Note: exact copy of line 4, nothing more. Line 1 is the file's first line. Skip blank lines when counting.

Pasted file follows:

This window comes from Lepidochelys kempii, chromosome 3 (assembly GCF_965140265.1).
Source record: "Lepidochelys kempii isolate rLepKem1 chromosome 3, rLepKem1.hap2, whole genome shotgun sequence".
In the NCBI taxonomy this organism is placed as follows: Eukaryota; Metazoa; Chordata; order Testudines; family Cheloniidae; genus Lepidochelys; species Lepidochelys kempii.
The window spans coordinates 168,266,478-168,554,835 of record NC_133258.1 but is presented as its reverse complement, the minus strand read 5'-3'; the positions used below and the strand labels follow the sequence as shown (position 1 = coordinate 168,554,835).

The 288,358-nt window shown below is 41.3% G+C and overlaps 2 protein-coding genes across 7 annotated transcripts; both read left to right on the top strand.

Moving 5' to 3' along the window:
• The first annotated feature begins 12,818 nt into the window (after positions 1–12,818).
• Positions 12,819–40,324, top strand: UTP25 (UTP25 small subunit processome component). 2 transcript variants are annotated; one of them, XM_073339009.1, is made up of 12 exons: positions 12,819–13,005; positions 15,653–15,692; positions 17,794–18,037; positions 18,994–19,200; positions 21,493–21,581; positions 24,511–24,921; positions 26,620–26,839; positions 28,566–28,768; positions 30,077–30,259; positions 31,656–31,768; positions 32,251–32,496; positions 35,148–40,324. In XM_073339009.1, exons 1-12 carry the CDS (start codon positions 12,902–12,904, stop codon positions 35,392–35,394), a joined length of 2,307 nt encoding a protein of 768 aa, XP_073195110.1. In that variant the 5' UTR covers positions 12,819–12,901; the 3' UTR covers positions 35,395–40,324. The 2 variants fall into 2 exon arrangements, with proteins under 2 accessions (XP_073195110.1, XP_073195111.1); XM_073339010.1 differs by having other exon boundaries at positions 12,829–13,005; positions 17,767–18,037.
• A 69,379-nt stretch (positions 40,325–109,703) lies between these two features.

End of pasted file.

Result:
The window spans coordinates 168,266,478-168,554,835 of record NC_133258.1 but is presented as its reverse complement, the minus strand read 5'-3'; the positions used below and the strand labels follow the sequence as shown (position 1 = coordinate 168,554,835).